Saturday, October 15, 2016

The Disturbing Nadir Of Humanity Is Seen In The Texas Chainsaw Massacre

Right off the bat, Tobe Hooper's The Texas Chainsaw Massacre plainly informs its audience that this is not going to be a movie for the faint of heart. A narrator reads off a title crawl in a manner that avoids going too over-the-top while still retaining an air of menace. After this we get our first visual in the feature, the sight of dug up corpses sprawled out on top of some sort of fixture in a commentary. No jump scares or anything like that occur here, it's simply the camera panning out on this shot of this atrocity. The full horrifying nature of this visual is allowed to sink into the viewer and helps set the tone of what's to come in this motion picture.

The Texas Chainsaw Massacre does not just intend to be a scary film, no, it intends to be a disturbing story, one that will shake anyone watching it to their very core. A group of five individuals happen to be the unlucky souls at the heart of this story, with this coterie setting off on the simple mission of spending some time at the house of the grandmother of Sally (Marilyn Burns). Near this particular residence is a small house where Kirk (William Vail) hopes to acquire some gasoline. In this humble abode resides Leatherface (Gunnar Hansen) and his family, a pack of psychopathic removed of remorse and make the next 12 hours a living nightmare for our five lead characters.

Something that becomes readily apparent in The Texas Chainsaw Massacre is how naturalistic the five lead characters are in their dialogue-driven interactions. All of these people come across like normal human beings we've all encountered in our lives at some point. They all bounce off each other well in casual conversation and the genuine nature of the lead cast makes it all the more unsettling when something out of the ordinary enters the proceedings even before Leatherface shows up. An encounter with a hitchhiker on their ride up to Sally's grandmother place is already exceedingly perturbing since this newfound hitchhiker has an apparent unpredictable quality to him, meaning anything (even violent actions) can occur when he's around.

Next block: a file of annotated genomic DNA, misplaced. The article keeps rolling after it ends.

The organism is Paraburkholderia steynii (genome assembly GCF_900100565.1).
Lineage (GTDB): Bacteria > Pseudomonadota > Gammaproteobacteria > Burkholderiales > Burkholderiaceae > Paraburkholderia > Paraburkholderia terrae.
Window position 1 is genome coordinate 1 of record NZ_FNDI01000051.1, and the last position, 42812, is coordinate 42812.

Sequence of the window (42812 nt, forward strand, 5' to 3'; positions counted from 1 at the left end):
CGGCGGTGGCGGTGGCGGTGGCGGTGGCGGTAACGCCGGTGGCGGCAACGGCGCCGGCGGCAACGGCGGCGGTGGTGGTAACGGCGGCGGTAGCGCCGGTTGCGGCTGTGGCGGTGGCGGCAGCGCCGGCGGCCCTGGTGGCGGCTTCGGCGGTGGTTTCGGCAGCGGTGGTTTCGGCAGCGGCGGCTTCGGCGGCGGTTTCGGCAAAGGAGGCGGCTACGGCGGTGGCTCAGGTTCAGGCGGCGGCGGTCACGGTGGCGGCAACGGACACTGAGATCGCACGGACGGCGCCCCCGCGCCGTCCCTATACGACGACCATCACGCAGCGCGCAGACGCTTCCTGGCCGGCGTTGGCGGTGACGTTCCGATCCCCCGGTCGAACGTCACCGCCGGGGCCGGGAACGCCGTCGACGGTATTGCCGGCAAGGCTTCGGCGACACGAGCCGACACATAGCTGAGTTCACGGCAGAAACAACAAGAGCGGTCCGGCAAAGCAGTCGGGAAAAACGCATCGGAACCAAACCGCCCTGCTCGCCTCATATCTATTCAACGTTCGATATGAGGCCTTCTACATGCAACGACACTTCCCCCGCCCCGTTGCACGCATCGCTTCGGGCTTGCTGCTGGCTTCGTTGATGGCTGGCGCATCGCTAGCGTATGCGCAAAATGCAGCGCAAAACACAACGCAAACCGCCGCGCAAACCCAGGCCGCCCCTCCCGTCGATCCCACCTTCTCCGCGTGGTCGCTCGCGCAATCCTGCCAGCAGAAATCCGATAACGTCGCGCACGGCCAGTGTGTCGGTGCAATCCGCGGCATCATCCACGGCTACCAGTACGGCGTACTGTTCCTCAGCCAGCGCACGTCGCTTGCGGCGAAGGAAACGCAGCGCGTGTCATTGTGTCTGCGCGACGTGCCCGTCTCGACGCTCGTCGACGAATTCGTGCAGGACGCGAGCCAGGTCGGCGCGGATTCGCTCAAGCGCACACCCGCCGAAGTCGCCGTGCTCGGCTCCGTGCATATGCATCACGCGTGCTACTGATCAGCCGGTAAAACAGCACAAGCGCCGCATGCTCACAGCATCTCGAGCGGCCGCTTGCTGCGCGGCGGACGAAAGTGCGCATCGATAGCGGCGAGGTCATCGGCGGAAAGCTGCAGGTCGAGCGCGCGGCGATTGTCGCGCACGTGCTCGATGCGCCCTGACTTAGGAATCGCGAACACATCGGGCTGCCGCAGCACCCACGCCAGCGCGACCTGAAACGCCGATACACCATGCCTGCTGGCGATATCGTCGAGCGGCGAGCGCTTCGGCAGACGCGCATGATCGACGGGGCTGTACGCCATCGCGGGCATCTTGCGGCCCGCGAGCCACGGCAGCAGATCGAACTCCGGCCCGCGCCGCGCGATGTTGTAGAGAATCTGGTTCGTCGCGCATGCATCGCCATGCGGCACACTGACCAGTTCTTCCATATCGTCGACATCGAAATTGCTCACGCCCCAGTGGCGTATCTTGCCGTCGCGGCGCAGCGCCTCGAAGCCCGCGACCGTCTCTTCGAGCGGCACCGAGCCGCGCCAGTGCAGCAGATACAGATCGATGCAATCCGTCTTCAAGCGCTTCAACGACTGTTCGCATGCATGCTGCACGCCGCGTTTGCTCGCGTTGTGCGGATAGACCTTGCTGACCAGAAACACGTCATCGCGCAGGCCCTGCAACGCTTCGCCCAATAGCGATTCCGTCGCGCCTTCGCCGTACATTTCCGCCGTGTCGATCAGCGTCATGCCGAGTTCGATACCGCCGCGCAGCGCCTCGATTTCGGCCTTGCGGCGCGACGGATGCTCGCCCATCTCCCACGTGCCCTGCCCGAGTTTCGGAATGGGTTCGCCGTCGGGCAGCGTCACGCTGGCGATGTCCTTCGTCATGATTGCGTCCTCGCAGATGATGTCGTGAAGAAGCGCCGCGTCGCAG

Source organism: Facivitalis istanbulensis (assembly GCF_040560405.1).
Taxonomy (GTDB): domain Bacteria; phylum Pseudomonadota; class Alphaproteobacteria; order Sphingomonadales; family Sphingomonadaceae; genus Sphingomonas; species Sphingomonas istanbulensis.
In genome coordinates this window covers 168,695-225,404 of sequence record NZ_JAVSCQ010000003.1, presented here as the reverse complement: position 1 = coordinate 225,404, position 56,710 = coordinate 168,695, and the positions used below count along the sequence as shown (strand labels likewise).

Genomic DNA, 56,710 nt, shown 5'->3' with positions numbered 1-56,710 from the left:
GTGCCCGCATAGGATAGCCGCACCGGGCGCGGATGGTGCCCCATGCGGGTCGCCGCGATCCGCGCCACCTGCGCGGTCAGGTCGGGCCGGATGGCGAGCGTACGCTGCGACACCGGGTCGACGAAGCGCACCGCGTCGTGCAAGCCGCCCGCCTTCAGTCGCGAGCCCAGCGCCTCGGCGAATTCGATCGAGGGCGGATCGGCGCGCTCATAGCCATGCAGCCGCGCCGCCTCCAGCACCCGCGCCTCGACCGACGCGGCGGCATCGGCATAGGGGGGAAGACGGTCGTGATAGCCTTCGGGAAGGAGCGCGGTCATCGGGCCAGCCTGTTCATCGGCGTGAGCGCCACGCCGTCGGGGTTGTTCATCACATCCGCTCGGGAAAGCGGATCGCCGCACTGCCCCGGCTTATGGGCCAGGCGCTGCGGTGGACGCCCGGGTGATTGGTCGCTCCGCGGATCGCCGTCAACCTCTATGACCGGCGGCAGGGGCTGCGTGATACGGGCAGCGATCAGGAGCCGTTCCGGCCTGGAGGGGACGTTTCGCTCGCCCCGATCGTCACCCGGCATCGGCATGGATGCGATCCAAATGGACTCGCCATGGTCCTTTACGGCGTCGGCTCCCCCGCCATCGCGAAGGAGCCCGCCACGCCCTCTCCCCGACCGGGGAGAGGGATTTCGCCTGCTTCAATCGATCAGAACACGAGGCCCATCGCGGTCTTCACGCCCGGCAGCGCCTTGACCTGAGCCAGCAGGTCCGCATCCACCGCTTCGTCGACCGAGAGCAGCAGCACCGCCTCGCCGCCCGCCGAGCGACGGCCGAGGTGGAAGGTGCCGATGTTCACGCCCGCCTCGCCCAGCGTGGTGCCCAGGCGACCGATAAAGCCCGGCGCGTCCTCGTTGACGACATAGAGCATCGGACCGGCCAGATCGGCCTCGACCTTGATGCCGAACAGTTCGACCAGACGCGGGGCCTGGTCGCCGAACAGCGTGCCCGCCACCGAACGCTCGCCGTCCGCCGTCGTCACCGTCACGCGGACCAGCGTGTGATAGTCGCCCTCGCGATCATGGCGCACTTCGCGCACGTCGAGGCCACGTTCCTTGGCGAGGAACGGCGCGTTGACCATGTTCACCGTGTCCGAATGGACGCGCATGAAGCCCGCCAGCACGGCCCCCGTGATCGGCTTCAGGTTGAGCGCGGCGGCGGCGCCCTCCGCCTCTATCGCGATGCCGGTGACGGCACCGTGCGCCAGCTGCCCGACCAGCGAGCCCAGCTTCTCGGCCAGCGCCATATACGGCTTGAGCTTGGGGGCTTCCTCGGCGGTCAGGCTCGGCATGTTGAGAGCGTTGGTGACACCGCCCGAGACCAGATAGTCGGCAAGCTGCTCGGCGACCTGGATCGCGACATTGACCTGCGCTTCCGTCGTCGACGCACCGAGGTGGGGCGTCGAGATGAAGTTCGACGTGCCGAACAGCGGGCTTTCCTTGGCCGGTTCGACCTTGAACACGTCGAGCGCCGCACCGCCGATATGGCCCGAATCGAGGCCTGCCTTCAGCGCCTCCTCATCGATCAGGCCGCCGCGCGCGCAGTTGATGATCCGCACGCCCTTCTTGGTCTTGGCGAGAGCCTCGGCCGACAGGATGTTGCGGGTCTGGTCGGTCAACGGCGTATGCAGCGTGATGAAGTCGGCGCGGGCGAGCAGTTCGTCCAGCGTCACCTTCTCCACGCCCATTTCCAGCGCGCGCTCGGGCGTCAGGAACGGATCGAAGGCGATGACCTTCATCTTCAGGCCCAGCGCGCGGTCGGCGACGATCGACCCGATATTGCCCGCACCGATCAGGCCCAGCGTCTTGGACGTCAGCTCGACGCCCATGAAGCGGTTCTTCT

Tranquility briefly returns while Sally and her friends explore her grandmother's home, but it doesn't take long for brutality to re-enter the equation once Kirk enters a nearby home hoping to find gasoline. It's here that Leatherface first appears and just the way he visually enters the movie show some exceptional craftsmanship. Leatherface just enters the scene with no music or sound to signify his presence, he simply wasn't in the scene before and now he is. His entrances are frequently like that, consisting of Leatherface just lumbering into the scene with his intimidating presence in tow.

This seems to be a pretty clear move on the part of director Tobe Hooper and cinematographer Daniel Pearl to ensure that the violence in this movie is simply depicted as what it is, a horrifying thing that warps the psyche, rather than something more stylized that could remove the edge from the horrific acts Leatherface and his kin perpetrate. And if you think the sight of Leatherface chopping down the various lead characters with a chainsaw is creepy, just wait until you get to the most disturbing scene of the movie (which is really saying something) in which Sally is strapped to a chair and forced to have a dinner, of sorts, with Leatherface and his family.

Tobe Hooper keeps the camera cutting back and forth between the taunting being spewed out by repellant psychos that have kidnapped Sally and close-up shots of Sally's pupils that simulate the sensation that is going through Sally's mind, the sensation of fear and the desire to survive at all costs overtaking her psyche. It is a startling sequence whose distinct directorial vision helps give it a terrifying flavor that puts it in the top tier of horror features. Over four decades later, The Texas Chainsaw Massacre is still a slice of top-notch disturbing cinema.

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